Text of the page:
Branded entertainment is a form of marketing where companies produce, fund, or license the creation of entertainment media. While the term overlaps slightly with content marketing, the two techniques serve unique purposes. The distinction is that branded content is not promotional in and of itself — instead, branded entertainment generates awareness by creating associations between brand messaging and engaging media content.
In other words:
- Content marketing seeks to advertise branded products or services to customers.
- Branded entertainment seeks to entertain or educate audiences using branded content and messaging.
What are some popular examples of branded entertainment?
Branded entertainment has become especially popular in recent years, corresponding with declining engagement rates for traditional advertising methods. Despite these trends, branded content has existed since the earliest days of sponsored broadcasting. In 1951, for example, Hallmark produced the Hall of Fame television program. In 1984, Hasbro licensed a Transformers animated series to generate awareness for its toy line.
Perhaps the most popular branded entertainment line of 2019 is LEGO, which encompasses critically-acclaimed films, television series, and video games. Yet customers can find many examples of branded content today, ranging from short films to newspaper articles. Perhaps most interesting, however, is the development of branded mobile games and apps.
What are some popular branded entertainment apps?
Mobile apps represent an especially promising, if relatively untapped opportunity for branded entertainment — especially in the mobile gaming category. The restaurant chain Chipotle recently sponsored a top-rated mobile game with gameplay mechanics inspired by healthy eating. Meanwhile, Dorito’s sponsored a gaming app that rewarded points to a linked customer loyalty program. Once again, LEGO is also a branded entertainment leader in the mobile space. The company has licensed multiple games and entertainment media tie-ins on Google Play and the App Store, including LEGO Batman, LEGO Star Wars, and LEGO Ninjago.
What are the benefits of branded entertainment apps?
On their own merits, mobile apps have become one of the highest-performing marketing channels available — and that’s before we account for branded entertainment. Across the developed and developing world, an overwhelming majority of adults own at least one mobile device. Roughly 90% of mobile browsing time is spent engaged with mobile apps. The Google Play storefront alone hosts approximately 1,300 new apps each day. Users clearly enjoy downloading and experiencing apps, making them an ideal branded entertainment channel.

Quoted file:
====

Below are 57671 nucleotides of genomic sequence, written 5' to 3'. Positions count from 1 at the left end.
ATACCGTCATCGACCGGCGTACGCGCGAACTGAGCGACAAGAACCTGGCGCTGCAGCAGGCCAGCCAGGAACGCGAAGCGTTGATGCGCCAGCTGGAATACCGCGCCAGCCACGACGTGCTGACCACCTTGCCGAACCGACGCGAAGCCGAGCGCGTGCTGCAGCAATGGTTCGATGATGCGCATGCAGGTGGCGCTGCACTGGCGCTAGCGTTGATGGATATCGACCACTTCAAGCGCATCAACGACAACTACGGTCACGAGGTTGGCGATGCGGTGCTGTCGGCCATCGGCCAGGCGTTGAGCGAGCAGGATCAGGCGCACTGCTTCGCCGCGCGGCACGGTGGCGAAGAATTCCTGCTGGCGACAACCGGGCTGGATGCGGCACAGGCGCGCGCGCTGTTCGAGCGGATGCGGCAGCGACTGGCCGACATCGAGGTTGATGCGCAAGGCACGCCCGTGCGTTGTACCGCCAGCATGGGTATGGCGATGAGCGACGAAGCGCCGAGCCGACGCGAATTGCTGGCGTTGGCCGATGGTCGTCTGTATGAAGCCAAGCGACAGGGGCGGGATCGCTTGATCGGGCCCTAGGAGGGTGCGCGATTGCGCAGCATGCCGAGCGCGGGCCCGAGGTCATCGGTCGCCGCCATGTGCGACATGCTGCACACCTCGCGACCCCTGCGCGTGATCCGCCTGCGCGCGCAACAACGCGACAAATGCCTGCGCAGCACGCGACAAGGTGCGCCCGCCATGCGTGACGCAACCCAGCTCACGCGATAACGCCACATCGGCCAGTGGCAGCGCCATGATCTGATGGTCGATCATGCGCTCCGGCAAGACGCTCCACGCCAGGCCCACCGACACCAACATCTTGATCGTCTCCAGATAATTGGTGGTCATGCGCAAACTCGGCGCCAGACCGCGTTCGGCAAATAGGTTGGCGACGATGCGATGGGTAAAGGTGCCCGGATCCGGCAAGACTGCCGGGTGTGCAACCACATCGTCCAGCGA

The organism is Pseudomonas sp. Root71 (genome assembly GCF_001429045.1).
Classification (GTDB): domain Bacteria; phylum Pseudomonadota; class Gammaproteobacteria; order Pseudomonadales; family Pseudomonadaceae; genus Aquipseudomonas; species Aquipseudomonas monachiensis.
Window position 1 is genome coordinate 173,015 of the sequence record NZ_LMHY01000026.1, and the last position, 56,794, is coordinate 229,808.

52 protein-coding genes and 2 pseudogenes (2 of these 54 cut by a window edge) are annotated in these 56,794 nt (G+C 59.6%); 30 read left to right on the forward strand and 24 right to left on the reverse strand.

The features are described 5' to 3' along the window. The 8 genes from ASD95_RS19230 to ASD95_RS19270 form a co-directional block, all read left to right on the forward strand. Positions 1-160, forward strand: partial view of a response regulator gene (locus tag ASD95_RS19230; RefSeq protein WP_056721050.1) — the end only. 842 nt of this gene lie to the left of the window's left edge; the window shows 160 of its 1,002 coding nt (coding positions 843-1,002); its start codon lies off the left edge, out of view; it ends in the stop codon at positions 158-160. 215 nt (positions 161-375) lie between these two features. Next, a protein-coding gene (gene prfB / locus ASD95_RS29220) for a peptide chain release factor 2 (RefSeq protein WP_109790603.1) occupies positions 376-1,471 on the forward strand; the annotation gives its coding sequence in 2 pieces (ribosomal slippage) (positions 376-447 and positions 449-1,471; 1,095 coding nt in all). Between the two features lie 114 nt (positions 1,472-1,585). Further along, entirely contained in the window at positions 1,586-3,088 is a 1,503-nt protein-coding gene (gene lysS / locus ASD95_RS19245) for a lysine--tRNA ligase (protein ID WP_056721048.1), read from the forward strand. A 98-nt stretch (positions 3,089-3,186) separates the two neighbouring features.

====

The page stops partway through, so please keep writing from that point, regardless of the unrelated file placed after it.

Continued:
Branded entertainment also gains unique benefits from app ecosystems that are difficult to leverage in other media formats. For example, branded entertainment apps are easier to distribute and monetize compared to media like film or television. Mobile apps also have a significant return on investment compared to other media, partly because they can monetize multiple revenue channels — apps support advertising revenue, in-app purchases, direct app storefront transactions, or any combination of the above.
On top of these benefits, branded entertainment apps:
- Are inherently less disruptive than other marketing techniques, including in-app advertising.
- Cultivate high user engagement through two-way communication pipelines, such as branded membership profiles or customer service channels.
- Act as a valuable source of consumer data, which brands can apply to future marketing initiatives and advertising campaigns.
What are the challenges of producing branded entertainment apps?
If creating a branded entertainment app was easy, every single company would have done so by now. Unfortunately, branded entertainment faces the same production challenges as any other entertainment media. Even in 2019, it’s incredibly difficult to know whether a branded entertainment product will succeed or be ignored. In the 1980s, Transformers became a pop culture sensation, but Nintendo’s The Wizard was a critical flop — branded entertainment apps face the same risks.
For a branded entertainment app to succeed, developers must conduct extensive market research and testing to optimize the experience for their chosen market segment. Brands should also seek out app development expertise where possible. If you’re producing a mobile game, consider licensing the project to successful mobile developers. There are many top-tier mobile studios who would be willing to design games for the right brand under a favourable partnership agreement.
Finally, mobile app publishing itself also poses unique risks and challenges. Branded entertainment publishers should be prepared to address the following issues:
- Discovery: With 1,300 apps launching each day, you can never guarantee that your branded entertainment app will rank on app storefronts for long. You’ll need to promote the completed app through other marketing channels to encourage discovery over the long-term.
- Competition: Your app will compete with every other app in the category for the time and revenue provided by users — branded entertainment or otherwise. That said, brand recognition can go a long way towards cutting through the noise.
- Making a strong first impression: If your branded entertainment app fails to attract an audience — or worse, drives fans away — it’s almost impossible to get a second chance. Always test your app during a soft launch for the most optimal experience, and make sure to offer customers something of value.
Mobile games and apps have immense value for entertainment brands looking to expand their reach. Yet these benefits aren’t just exclusive to entertainment brands — non-entertainment media companies also attract new users by adapting their brands into engaging mobile apps.
For help promoting your branded entertainment apps, contact the mobile experts at Tapjoy today!